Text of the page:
Alex Yoder bought a camper off the internet. The thing is a beaut. Complete with 4WD and palatial living quarters. It started life as a VW service vehicle and had since been customized into an adventure rig equipped to get you to whatever far off destination you could possibly imagine—a true one of a kind domicile on wheels. Only thing was, it was in Europe.
I’d never been to Europe for the sole purpose of snowboarding before. And I really had only met Yoder a few of times, but we got along well so when an invite arrived via text it sounded like a great idea. I was in. We both flew to Zurich right after New Years. Yoder from Jackson Hole, leaving behind a record breaking snowfall year and me, from Brooklyn, where winter hadn’t quite made up its mind yet whether to arrive or not.
When we landed in Zurich I noticed a lot of grass. Turns out, the Alps didn’t have much of a base yet. On top of that, upon arriving at the lot where the camper was parked, we realized the license plates had expired, meaning we couldn’t drive it. Morale wavered for a second, but pinged right back into the green as we talked about the different countries that would be cool to check out. Warning signs aside, we were hyped, and minutes later on our way to Germany to get legit.
"There was no base, so the snow was very forbidden fruit style—look, don’t touch. Sometimes though, like secretly, we did touch, and it was pretty fun."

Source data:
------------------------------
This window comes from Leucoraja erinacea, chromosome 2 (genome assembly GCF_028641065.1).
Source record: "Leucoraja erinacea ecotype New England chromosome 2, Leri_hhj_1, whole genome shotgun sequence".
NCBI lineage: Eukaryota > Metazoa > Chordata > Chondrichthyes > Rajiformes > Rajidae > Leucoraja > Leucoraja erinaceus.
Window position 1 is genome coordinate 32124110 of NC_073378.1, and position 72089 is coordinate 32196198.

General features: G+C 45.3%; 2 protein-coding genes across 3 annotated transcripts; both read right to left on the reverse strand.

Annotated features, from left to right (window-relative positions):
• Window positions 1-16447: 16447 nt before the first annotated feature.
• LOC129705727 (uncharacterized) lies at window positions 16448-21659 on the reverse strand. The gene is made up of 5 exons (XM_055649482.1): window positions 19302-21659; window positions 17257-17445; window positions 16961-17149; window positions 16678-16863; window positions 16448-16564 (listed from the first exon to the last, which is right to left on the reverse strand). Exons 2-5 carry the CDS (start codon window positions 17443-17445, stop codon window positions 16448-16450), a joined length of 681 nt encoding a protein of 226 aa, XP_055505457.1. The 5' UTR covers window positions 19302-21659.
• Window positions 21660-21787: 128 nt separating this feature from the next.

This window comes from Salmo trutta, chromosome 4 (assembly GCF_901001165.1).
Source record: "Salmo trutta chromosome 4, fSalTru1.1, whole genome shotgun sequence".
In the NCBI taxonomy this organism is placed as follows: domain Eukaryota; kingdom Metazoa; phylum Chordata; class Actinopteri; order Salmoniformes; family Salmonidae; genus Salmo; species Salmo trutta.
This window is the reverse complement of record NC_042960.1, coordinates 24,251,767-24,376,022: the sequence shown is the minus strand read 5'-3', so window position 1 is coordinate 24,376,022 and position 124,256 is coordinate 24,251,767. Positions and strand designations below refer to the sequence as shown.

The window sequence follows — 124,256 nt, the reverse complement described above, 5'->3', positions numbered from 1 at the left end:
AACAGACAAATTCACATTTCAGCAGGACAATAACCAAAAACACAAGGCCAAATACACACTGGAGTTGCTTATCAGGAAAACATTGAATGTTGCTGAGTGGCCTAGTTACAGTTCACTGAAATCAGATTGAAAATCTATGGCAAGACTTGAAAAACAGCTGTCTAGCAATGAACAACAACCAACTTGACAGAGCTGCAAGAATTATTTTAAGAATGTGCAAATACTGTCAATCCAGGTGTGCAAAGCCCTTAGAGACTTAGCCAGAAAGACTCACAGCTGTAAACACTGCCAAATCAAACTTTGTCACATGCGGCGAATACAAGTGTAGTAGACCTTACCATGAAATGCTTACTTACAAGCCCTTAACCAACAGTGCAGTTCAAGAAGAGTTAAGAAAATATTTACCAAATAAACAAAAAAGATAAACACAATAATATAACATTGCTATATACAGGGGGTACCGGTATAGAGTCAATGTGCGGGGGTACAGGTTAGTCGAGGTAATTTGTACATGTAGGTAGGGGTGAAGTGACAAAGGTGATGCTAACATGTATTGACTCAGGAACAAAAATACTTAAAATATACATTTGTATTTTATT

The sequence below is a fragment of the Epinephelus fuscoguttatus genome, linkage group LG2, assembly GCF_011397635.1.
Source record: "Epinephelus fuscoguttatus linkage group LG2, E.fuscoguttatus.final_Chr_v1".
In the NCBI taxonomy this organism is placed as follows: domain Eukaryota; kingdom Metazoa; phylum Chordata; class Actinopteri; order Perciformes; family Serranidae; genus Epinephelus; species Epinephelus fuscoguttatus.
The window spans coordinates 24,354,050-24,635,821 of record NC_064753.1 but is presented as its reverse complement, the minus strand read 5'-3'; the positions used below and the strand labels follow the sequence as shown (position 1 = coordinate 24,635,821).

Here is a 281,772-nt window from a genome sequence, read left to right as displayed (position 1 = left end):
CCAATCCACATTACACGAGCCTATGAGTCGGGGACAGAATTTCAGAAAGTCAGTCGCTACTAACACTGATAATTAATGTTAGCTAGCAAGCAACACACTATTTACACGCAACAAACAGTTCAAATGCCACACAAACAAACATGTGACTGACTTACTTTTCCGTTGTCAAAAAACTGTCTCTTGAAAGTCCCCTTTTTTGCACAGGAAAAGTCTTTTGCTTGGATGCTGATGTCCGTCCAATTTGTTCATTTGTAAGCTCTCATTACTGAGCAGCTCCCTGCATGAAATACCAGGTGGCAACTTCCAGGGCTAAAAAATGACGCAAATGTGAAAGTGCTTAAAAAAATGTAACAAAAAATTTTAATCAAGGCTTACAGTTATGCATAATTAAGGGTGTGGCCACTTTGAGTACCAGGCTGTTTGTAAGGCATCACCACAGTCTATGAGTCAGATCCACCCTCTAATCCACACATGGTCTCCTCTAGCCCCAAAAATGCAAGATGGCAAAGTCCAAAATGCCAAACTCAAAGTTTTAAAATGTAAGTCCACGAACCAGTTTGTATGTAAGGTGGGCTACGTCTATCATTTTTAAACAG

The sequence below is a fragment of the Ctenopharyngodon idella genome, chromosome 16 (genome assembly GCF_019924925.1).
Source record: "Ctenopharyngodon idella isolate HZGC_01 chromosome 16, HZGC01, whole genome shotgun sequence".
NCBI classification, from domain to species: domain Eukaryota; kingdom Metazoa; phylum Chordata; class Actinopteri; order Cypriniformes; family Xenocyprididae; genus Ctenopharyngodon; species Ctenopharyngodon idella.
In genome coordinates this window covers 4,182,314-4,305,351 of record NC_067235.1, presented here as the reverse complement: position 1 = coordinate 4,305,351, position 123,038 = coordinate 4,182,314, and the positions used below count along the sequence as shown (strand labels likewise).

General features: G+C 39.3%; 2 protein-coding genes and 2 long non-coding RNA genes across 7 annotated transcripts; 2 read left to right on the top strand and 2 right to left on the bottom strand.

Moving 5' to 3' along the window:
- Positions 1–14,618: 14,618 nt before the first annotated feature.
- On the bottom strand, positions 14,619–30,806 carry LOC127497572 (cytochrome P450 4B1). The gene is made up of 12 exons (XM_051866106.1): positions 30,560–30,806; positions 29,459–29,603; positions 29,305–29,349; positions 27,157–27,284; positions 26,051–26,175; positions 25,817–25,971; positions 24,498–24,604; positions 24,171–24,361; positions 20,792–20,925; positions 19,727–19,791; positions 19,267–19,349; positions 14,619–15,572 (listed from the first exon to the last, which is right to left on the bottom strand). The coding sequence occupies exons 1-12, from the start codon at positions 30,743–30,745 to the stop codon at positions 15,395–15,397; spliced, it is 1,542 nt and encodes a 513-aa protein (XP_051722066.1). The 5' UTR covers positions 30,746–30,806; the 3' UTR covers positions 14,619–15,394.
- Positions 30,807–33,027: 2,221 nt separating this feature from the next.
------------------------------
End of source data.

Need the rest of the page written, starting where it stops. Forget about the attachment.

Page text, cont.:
We ditched the camper and hopped on a train, spent the night in Germany, got the plates, trained back to Zurich, popped the plates on, and then drove another 5 hours back across the border to the same German equivalent of a DMV to prove that the new plates had been properly affixed to the camper (selfies did not count for some reason, idk). After some confusing sorta-German-sorta-English exchanges and a few shoulder shrugs we were deemed good to go.
Austria sounded like the place to be for optimal snowfall and so we went there. As we began to enter the mountains, it started snowing very hard. Alex said that it looked like Japan. I’ve never been, but took his word for it. It was time to see what the camper was really made of. Four wheels of driving fury, baby! Except not. A scary grinding sound lurched from the engine as Alex shifted into 4WD. I took my phone off airplane mode and scanned some VW forums while Alex got a hold of the original owner. As it were, it just needed some TLC, and lube. Because two wheel drive wasn't going to cut it, we decided that we had traveled far enough and pulled into the parking lot of the closest mountain, Stuben am Arlberg.
Fortunately, Stuben was amazing. From our cozy parking spot we had access to blisteringly fast wifi, a bathroom, a bar that had a large stump in it and a chairlift just a couple hundred feet away.
The snow kept falling and we rode at Stuben for a few days. There was no base, so it was very forbidden fruit style—look, don’t touch. Sometimes though, like, secretly, we did touch, and it was pretty fun. I got a couple of core shots as a result though.
Alex’s friend, Nicholas, joined us in the parking lot in his mini Subaru van and we had a great time lapping the mountain together. Each morning, the three of us would convene in the cold camper and make breakfast, coffees, and listen to “Back in the New York Groove” by Ace Frehley. It’s a great soundtrack for when you’re sleeping in a car in the Alps for 10 days, hanging with friends with no real pressure to get work done, and not the best conditions, but also not the worst. It’s the kind of speed that you wouldn’t mind maintaining for a while. Ace probably felt that same feeling when he was hanging in New York. Like how he sings, “This place was meant for me” and then he goes on to harmonize with some other guys “oOOOOOoOoOoOOOOOooo” as if they all felt the same. We sure did.